* Berlant, Lauren (2000) ‘The Subject of True Feeling: Pain, Privacy and Politics’ in Ahmed et. Al. Transformations: Thinking Through Feminism London Routledge pp.33-47
* Biddle, J (1997) ‘Shame’. Australian Feminist Studies, 12(26).
* Chow, R. (1994). Where Have All the Natives Gone? Contemporary Postcolonial Theory: A Reader. P. Mongia. London, Arnold: 123-145.
* Cvetkovich, A. (2003). C1. An Archive of Feelings: Trauma, Sexuality, and Lesbian Public Culture. Durham, NC, Duke University Press.
* Massumi, B (1996) ‘The Autonomy of Affect’. In Paul Patton (ed.): Deleuze: a Critical Reader. Oxford: Blackwell, 217-239.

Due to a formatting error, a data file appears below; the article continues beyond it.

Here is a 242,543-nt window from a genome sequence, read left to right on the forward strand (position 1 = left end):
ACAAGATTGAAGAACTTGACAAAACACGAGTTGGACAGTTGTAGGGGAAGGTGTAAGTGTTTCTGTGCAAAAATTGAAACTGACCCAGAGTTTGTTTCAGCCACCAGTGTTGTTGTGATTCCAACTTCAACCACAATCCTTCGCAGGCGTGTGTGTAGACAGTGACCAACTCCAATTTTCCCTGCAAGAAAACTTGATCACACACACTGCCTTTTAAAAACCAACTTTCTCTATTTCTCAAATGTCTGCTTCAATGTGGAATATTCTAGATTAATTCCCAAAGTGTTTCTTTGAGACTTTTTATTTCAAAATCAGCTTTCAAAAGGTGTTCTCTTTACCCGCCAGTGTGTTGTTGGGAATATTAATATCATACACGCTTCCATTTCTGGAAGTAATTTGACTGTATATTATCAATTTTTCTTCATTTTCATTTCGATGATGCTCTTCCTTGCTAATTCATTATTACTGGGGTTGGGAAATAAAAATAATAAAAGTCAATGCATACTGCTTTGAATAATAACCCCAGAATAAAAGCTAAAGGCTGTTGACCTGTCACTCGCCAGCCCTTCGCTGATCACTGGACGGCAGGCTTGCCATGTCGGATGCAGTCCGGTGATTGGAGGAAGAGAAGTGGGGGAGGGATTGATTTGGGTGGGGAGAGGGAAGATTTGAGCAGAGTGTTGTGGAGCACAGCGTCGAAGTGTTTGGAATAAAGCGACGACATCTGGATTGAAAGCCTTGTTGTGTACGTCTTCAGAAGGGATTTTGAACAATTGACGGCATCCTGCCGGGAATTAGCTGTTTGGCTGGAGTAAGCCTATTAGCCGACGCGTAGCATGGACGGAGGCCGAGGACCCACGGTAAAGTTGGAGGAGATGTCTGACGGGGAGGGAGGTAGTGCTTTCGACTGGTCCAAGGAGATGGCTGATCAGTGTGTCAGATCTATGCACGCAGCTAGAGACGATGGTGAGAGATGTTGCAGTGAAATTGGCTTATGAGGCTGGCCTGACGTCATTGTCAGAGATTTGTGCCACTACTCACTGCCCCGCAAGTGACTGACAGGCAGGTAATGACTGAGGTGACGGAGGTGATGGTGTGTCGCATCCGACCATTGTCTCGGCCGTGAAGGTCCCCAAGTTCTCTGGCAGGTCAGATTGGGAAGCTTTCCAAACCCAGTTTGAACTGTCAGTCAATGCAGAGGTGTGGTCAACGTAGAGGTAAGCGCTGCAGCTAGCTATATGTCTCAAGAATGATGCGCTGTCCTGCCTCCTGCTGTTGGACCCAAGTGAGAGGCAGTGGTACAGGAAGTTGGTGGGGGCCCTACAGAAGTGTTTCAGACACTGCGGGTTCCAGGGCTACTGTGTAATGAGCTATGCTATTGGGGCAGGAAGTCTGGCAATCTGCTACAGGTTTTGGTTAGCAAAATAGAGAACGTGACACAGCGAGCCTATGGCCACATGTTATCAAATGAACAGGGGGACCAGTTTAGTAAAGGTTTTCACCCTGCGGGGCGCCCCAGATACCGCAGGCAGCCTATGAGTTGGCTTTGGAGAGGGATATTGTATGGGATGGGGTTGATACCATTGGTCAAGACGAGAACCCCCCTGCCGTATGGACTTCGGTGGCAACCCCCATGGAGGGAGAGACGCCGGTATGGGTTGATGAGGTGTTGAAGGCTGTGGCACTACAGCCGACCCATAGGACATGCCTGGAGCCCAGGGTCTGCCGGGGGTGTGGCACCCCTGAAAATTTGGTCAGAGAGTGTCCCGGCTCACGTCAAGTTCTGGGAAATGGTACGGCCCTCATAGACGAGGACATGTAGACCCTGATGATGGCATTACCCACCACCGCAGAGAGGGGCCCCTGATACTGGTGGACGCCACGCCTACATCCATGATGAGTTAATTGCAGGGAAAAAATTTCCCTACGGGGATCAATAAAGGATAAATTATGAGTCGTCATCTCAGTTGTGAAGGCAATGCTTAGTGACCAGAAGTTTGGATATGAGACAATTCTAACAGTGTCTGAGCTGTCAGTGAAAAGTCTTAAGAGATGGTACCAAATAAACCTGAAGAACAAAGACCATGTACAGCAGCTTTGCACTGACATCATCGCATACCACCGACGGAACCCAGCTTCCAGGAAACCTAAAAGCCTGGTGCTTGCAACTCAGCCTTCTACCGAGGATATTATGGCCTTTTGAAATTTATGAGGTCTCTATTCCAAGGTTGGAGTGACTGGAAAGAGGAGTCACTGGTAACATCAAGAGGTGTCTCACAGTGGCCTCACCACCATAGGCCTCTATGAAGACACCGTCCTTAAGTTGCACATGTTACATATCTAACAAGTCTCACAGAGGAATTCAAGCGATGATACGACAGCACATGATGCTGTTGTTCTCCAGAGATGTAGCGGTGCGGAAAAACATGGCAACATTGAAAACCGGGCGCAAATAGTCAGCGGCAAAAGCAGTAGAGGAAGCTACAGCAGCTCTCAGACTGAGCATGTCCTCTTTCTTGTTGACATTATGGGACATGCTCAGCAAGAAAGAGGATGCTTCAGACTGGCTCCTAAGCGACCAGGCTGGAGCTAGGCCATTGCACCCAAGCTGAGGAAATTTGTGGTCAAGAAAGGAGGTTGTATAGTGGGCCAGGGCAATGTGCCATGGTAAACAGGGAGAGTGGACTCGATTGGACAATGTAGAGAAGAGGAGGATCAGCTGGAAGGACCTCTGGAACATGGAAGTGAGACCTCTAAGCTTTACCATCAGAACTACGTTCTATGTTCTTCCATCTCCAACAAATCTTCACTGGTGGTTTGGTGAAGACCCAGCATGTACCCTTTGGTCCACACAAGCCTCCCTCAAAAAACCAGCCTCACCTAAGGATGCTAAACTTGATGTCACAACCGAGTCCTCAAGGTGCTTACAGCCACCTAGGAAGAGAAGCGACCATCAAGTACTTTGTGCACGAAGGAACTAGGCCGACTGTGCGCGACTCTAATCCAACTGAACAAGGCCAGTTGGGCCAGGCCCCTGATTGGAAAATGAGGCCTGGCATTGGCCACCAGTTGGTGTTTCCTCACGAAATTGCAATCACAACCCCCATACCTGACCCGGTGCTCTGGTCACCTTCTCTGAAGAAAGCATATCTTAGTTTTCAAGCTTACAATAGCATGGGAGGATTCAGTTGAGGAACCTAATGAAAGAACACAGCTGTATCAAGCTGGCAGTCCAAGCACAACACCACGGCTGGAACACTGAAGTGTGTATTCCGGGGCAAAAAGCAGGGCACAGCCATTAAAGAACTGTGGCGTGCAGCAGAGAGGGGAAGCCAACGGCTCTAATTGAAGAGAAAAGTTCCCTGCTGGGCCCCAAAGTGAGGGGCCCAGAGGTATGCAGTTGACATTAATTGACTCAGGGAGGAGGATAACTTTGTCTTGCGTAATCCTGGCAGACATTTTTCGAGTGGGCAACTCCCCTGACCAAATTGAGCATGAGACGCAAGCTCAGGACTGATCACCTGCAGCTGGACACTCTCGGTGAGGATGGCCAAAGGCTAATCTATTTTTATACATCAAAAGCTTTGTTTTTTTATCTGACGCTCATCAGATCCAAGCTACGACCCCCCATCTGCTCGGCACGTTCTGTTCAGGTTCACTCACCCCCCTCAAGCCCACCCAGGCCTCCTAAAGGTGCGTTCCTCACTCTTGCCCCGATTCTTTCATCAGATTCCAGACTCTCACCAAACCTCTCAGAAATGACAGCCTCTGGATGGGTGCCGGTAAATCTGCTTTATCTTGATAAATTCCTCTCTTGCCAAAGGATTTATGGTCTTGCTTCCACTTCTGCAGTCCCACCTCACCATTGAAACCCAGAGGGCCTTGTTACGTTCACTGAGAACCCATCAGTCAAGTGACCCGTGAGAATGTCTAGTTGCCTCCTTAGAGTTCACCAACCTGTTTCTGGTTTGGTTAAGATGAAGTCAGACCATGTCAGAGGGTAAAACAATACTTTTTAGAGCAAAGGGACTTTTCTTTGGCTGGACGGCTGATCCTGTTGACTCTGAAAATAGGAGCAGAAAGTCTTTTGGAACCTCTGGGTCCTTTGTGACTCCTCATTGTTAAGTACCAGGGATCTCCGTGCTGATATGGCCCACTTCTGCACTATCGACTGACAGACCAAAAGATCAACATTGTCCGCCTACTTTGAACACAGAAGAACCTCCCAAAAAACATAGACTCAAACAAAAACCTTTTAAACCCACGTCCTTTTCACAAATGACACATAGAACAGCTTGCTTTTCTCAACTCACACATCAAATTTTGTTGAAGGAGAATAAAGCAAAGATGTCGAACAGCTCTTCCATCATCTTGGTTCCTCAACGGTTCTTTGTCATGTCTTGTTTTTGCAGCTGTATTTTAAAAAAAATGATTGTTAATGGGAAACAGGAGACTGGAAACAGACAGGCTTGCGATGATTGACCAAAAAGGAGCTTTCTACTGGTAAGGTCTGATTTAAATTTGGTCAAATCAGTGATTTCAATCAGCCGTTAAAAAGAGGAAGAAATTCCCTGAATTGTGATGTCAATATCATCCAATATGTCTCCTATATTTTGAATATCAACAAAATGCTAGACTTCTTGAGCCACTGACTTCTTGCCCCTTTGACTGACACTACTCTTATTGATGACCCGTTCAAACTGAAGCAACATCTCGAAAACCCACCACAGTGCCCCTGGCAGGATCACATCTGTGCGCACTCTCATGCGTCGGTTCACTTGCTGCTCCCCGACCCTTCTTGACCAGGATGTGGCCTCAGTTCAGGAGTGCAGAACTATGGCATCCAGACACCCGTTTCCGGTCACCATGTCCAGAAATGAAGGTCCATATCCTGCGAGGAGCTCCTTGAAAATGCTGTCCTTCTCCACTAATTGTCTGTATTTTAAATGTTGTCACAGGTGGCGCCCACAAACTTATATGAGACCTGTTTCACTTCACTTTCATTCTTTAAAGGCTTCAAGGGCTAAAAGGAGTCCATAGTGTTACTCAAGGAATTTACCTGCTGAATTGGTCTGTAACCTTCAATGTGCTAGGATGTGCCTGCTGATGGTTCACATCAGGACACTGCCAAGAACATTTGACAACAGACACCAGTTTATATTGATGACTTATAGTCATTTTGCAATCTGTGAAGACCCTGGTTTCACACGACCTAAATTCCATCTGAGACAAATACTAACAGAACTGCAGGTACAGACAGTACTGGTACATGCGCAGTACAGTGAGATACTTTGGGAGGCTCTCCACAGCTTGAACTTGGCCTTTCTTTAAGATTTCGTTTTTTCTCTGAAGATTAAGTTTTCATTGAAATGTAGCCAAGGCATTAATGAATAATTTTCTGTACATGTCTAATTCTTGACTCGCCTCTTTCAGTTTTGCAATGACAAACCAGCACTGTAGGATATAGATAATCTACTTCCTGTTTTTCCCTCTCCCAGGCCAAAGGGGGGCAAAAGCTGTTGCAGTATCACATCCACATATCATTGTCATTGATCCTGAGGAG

* Riley, D (2005) Impersonal Passion: Language as Affect. Durham: Duke University Press.



For Tiina Rosenberg's lecture

* Brett Farmer, “The Fabulous Sublimity of Gay Diva Worship”, in: /Camera
Obscura/ 59, Volume 20, Number 2/2005.
* Richard Dyer, “Judy Garland and Gay Men”, in: /Heavenly Bodies: Film
Stars and Society/, New York & London: Routledge [1986] 2004, pp. 137-191.
* Wayne Koestenbaum, /The Queen’s Throat: Opera, Homosexuality, and the
Mystery of Desire,/ London & New York: Penguin, 1993 or a later edition.



For Dorthe Staunæs' lecture:
* Blackman, L. (2008) Affect, Relationality and the ‘problem of personality’. Theory, Culture, Society vol. 25. no. 1: 23-47 (24p
* Clough, P. T. (2008) The Affective Turn: Political Economy, Biomedia and Bodies. Theory, Culture, Society, vol. 25. No.: 1-22. (21p